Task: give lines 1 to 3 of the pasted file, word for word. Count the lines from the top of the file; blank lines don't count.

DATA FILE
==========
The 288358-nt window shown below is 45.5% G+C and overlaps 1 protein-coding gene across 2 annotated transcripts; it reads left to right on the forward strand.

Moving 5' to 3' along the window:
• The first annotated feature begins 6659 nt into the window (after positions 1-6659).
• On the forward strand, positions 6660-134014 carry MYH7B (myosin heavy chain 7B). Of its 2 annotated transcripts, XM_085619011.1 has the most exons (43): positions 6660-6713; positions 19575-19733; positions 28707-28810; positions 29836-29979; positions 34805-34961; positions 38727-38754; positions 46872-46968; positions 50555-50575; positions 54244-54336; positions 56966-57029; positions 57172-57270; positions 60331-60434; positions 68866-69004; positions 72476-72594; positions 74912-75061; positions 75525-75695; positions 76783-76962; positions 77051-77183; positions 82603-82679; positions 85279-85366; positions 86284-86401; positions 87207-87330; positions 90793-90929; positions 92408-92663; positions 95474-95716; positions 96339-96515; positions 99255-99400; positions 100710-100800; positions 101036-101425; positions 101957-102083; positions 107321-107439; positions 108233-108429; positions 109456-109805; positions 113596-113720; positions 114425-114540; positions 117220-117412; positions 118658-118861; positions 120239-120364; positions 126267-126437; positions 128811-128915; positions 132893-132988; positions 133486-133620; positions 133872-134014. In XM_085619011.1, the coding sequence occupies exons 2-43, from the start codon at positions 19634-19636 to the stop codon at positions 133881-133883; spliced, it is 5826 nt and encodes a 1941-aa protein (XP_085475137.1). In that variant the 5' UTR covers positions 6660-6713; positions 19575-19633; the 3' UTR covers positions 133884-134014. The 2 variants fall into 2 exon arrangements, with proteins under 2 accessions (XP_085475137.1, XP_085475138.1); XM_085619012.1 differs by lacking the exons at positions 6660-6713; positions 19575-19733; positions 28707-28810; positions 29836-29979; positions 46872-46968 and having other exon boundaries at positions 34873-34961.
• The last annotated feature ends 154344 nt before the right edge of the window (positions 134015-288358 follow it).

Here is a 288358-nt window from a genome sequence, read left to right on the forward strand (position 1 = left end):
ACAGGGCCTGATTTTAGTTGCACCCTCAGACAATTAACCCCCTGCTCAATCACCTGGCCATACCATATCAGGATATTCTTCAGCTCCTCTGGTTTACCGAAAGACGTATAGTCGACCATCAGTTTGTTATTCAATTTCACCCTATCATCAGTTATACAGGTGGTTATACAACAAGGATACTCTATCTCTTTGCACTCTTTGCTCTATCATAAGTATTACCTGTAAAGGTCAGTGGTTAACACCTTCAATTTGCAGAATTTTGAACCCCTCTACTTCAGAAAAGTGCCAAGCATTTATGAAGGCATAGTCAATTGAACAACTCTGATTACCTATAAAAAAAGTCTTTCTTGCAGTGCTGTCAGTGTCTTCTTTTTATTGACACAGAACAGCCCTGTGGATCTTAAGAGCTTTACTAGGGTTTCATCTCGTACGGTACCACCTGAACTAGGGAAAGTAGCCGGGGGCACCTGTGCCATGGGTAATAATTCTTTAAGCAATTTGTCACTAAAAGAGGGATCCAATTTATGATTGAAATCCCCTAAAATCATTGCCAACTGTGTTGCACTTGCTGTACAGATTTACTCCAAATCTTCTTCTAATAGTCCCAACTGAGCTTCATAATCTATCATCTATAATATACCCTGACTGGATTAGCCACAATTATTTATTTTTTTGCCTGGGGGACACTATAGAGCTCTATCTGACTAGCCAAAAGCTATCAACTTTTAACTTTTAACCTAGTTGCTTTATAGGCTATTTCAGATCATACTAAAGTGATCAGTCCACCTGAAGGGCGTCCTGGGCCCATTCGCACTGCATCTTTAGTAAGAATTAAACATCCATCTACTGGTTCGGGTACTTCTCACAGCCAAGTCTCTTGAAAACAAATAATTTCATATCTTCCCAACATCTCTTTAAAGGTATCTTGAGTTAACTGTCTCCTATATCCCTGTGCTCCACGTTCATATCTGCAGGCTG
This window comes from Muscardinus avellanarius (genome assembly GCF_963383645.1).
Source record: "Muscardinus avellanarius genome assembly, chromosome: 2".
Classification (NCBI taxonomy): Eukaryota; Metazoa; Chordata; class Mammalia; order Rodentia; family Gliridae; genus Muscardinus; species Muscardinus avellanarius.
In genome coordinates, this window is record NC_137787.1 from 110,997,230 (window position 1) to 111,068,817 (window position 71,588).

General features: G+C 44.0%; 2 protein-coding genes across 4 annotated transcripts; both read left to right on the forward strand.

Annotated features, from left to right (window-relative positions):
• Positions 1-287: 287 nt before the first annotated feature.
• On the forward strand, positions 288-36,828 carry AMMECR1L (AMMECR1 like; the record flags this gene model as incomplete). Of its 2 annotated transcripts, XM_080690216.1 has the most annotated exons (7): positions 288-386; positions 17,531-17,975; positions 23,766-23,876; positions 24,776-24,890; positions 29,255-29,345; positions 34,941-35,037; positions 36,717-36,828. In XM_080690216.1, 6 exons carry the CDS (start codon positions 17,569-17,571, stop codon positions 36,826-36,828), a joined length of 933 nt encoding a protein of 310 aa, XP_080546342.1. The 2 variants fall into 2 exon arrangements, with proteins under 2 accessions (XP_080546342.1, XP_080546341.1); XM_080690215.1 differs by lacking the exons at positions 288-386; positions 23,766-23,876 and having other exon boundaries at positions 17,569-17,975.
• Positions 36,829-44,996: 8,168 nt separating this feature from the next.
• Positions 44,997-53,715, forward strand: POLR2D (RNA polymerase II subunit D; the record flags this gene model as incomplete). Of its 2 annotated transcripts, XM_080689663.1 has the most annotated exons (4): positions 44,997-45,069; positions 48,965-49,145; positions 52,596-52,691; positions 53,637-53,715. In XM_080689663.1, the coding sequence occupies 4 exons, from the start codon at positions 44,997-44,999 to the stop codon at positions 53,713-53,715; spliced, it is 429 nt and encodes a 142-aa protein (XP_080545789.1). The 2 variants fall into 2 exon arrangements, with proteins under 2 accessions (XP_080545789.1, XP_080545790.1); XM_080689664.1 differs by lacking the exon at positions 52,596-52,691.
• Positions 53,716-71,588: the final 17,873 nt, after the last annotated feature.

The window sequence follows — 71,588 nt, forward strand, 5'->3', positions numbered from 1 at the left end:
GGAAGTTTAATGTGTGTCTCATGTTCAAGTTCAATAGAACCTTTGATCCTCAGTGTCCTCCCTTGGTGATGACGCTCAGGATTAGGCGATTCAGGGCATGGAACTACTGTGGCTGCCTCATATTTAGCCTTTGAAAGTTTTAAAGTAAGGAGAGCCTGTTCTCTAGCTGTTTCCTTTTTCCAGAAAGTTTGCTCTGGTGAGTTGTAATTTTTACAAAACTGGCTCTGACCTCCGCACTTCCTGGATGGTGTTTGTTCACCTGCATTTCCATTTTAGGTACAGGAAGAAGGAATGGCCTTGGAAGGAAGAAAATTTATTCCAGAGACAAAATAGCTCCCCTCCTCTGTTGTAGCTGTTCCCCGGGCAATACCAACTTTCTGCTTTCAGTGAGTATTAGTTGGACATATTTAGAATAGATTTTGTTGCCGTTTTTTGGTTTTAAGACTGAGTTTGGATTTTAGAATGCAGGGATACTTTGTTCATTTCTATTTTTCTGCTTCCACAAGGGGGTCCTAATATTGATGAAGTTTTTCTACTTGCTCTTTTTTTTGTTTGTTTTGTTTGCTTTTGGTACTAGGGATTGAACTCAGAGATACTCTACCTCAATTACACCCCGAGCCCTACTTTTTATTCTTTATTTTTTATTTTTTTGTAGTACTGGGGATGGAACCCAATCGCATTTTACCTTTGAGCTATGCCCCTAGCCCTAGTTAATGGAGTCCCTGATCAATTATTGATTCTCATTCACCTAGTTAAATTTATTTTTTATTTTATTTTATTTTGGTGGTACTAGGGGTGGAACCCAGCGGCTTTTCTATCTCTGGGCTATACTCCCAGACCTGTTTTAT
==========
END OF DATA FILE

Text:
The 288358-nt window shown below is 45.5% G+C and overlaps 1 protein-coding gene across 2 annotated transcripts; it reads left to right on the forward strand.

Moving 5' to 3' along the window:
• The first annotated feature begins 6659 nt into the window (after positions 1-6659).